London: England captain Andrew Strauss believes only by succeeding away to Pakistan and Sri Lanka will his side convince the whole of world cricket they deserve their number one Test ranking.
Last year England completed a 3-1 Ashes series win in Australia, all their victories coming by innings margins, before returning home to depose India from the summit of the International Cricket Council's Test standings in a crushing 4-0 whitewash.
However, it is more than 10 years since England last won Test series in the subcontinent, with Nasser Hussain leading the team to 2-1 and 1-0 win victories away to Pakistan (2000/01) and Sri Lanka (2001) respectively.
But their upcoming tours offer a chance to improve that record, even though their three Tests against Misbah-ul-Haq's improving Pakistan will be played in the United Arab Emirates.
Conditions, for a series taking place in the Middle East because no major matches have been staged in Pakistan since gunmen attacked Sri Lanka's team bus in Lahore in March 2009, are though set to mirror those in the subcontinent.
"If you want to be regarded all round the world as the best side in the world, then you've got to win in all conditions," said Strauss, speaking at the team's Heathrow Airport hotel here on Monday ahead of their departure.
"England cricket teams' record in the sub-continent has been patchy," the opening batsman added.
"I think it's a really good time for us to have a lot of sub-continental cricket because we've done well over the last two years or so and this is a kind of new frontier for us, to win and hopefully win consistently in the subcontinent.
"It's just what we need as a side but we are not under-estimating the size of the challenge," said Strauss, whose team also face home Tests involving the West Indies and South Africa in a packed 2012 schedule culminating with four Tests in India -- where England last won a series in 1984/85.
Pakistan have been successful in their temporary home since Misbah took over as Test captain from Salman Butt, jailed by a British court in November along with fast bowlers Mohammad Asif and Mohammad Aamer after the trio were found guilty of spot-fixing by conspiring to deliberately bowl no-balls during the 2010 Lord's Test against England.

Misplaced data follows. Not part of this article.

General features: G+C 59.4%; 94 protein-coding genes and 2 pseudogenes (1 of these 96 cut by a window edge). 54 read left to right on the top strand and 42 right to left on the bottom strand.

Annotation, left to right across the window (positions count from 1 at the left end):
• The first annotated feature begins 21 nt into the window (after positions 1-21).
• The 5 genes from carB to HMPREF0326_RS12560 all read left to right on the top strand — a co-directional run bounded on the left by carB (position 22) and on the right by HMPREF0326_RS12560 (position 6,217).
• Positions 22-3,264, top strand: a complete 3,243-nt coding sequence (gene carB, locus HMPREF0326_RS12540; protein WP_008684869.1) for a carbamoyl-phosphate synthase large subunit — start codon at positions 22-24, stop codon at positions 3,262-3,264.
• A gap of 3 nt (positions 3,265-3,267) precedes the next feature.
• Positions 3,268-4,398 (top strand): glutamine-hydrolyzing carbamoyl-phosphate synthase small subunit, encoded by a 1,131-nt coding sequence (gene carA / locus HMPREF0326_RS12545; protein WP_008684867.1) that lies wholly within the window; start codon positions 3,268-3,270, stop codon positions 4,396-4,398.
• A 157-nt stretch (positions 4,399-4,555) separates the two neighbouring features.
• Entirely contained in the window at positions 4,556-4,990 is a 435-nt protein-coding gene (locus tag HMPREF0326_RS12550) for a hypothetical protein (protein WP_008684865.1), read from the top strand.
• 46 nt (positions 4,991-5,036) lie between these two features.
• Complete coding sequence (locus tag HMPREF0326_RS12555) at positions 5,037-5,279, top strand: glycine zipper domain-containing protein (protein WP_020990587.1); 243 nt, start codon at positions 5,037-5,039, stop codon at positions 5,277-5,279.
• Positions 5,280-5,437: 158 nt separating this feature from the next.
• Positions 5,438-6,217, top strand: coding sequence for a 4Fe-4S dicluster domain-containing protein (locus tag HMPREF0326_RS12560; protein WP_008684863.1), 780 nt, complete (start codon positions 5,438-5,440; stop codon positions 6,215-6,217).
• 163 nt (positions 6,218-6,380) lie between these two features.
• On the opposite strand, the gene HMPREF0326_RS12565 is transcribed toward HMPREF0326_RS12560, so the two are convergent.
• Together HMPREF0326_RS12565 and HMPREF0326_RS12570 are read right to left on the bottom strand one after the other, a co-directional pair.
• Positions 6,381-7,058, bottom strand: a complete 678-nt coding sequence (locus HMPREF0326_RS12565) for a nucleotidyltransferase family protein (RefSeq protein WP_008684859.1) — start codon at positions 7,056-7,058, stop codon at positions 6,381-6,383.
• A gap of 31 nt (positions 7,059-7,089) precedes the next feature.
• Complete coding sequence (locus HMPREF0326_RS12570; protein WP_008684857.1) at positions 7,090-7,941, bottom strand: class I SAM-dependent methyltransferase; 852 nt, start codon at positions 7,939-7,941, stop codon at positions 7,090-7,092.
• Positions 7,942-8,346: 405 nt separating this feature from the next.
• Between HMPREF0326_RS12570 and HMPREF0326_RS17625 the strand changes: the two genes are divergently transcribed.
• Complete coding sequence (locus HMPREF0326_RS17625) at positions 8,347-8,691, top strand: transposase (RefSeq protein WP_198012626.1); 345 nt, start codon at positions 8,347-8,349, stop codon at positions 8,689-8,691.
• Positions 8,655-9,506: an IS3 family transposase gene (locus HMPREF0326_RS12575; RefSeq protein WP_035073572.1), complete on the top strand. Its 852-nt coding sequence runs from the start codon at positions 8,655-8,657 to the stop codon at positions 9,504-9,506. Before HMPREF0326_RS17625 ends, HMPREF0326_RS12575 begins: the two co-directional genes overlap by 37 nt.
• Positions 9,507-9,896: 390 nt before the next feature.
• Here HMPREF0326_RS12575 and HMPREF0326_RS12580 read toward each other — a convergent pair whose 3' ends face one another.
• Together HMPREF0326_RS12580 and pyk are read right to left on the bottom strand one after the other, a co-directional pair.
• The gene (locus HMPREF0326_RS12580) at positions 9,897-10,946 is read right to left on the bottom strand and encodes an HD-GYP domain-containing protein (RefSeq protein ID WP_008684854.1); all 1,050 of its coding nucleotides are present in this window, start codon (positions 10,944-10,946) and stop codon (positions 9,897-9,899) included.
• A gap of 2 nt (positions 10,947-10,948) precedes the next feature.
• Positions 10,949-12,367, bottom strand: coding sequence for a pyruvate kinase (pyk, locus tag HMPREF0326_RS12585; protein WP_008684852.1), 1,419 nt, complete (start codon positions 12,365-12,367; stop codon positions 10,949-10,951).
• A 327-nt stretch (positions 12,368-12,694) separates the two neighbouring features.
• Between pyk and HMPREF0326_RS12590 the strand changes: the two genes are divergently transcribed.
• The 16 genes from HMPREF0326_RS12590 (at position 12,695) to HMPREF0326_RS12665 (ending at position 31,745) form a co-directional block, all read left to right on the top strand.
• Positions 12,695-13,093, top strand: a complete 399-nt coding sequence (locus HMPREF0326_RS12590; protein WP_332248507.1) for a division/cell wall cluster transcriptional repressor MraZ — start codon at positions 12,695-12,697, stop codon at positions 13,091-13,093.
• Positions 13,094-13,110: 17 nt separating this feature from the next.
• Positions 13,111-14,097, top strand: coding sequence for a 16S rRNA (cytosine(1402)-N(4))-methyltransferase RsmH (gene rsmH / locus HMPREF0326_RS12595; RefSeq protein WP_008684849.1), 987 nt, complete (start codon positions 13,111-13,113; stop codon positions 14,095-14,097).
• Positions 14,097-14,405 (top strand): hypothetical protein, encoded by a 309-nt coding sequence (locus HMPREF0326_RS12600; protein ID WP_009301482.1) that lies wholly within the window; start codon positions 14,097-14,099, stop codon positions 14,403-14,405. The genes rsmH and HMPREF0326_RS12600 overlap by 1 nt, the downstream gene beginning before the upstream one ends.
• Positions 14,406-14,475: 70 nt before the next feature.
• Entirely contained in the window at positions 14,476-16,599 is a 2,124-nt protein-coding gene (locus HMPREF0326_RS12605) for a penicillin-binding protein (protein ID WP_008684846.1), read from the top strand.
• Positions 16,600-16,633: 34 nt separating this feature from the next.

Under Misbah they have won Tests against Zimbabwe, Sri Lanka and Bangladesh, with Pakistan starting to show a degree of consistency unusual for a side routinely labelled 'unpredictable'.
And in Saeed Ajmal they have one of the best spinners around.
"They are probably one of the form teams in world cricket at the moment," Strauss said.
"They seem to have a production line of good quality bowlers and Saeed Ajmal in particular has done well in those conditions.
"They have got a good balance to their side and they are playing some good, smart, cricket at the moment."
The upcoming series will be the first between England and Pakistan since the spot-fixing scandal.
But the 34-year-old Strauss insisted: "I think the spot-fixing stuff is something we are desperately keen to move on from. What's happened before is water under the bridge.
"I hope both sides can play in the right spirit and produce an entertaining and exciting Test match series."
One concern for England is the batting form of their captain, who in 2011 averaged under 29 in eight Tests with no hundreds. That contrasted with the Middlesex left-hander's career Test average of 41.98.
Strauss, who insisted he felt refreshed after an unusually long break (England haven't played a Test since August), admitted: "Last summer, I probably didn't play quite as well as I'd have liked.
"But form ebbs and flows a bit in Test cricket. I'm very keen to perform well and lead from the front."
England have two warm-up matches, the first starting on Saturday, before the first Test gets underway in Dubai on January 17.